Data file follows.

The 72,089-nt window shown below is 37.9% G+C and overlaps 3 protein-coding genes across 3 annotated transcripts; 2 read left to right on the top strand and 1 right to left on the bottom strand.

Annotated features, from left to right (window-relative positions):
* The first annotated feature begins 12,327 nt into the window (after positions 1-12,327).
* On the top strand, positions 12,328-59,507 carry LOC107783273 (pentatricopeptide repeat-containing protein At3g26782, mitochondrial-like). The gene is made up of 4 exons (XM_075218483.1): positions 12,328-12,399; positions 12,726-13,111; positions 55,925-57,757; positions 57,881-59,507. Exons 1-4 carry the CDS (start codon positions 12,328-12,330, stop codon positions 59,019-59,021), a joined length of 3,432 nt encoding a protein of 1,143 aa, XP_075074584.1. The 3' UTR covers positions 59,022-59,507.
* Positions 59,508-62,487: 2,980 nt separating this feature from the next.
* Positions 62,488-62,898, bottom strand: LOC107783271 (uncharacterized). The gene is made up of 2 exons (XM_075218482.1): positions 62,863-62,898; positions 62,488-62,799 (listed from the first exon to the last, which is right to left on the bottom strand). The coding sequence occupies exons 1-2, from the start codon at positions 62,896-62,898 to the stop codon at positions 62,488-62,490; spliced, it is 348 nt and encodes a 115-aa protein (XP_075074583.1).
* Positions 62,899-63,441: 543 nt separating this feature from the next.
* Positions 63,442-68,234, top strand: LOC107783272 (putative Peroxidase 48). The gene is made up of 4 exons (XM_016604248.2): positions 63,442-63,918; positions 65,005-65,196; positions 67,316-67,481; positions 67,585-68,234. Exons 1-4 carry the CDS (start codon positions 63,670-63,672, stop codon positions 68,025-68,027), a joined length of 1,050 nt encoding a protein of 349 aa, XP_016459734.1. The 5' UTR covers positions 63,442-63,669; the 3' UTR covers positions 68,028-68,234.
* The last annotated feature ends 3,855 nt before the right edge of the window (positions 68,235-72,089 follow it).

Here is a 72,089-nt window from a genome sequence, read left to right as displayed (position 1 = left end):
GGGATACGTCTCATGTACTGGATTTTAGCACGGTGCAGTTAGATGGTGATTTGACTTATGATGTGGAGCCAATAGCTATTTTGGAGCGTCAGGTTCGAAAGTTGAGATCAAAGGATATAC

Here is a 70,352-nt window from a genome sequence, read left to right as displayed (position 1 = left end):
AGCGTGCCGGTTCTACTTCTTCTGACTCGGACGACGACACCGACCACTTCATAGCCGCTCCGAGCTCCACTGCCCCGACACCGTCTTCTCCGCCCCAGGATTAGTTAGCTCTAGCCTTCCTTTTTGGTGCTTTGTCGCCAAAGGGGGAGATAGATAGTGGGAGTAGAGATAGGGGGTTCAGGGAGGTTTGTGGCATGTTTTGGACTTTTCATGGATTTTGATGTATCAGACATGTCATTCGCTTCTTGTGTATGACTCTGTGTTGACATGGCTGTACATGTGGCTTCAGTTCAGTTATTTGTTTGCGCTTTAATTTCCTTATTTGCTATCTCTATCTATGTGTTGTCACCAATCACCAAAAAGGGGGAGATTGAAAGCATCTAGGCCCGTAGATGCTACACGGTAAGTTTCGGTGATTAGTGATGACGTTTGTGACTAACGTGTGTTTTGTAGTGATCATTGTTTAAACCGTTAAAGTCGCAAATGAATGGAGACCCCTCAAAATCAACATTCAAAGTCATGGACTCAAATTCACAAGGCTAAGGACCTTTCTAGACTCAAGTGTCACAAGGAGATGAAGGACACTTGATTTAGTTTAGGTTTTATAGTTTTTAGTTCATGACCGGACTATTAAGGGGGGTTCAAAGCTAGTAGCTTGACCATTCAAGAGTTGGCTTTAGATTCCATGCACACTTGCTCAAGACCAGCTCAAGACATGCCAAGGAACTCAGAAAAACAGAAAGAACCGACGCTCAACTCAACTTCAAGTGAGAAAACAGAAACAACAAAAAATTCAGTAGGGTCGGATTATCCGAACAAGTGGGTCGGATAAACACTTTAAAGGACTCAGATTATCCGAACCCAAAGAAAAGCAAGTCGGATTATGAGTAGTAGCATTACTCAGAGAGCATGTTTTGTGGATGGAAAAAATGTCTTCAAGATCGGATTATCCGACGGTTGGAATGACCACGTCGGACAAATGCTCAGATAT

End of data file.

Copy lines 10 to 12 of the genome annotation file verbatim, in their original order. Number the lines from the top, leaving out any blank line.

Here is a 72,089-nt window from a genome sequence, read left to right as displayed (position 1 = left end):
GGGATACGTCTCATGTACTGGATTTTAGCACGGTGCAGTTAGATGGTGATTTGACTTATGATGTGGAGCCAATAGCTATTTTGGAGCGTCAGGTTCGAAAGTTGAGATCAAAGGATATAC

Here is a 70,352-nt window from a genome sequence, read left to right as displayed (position 1 = left end):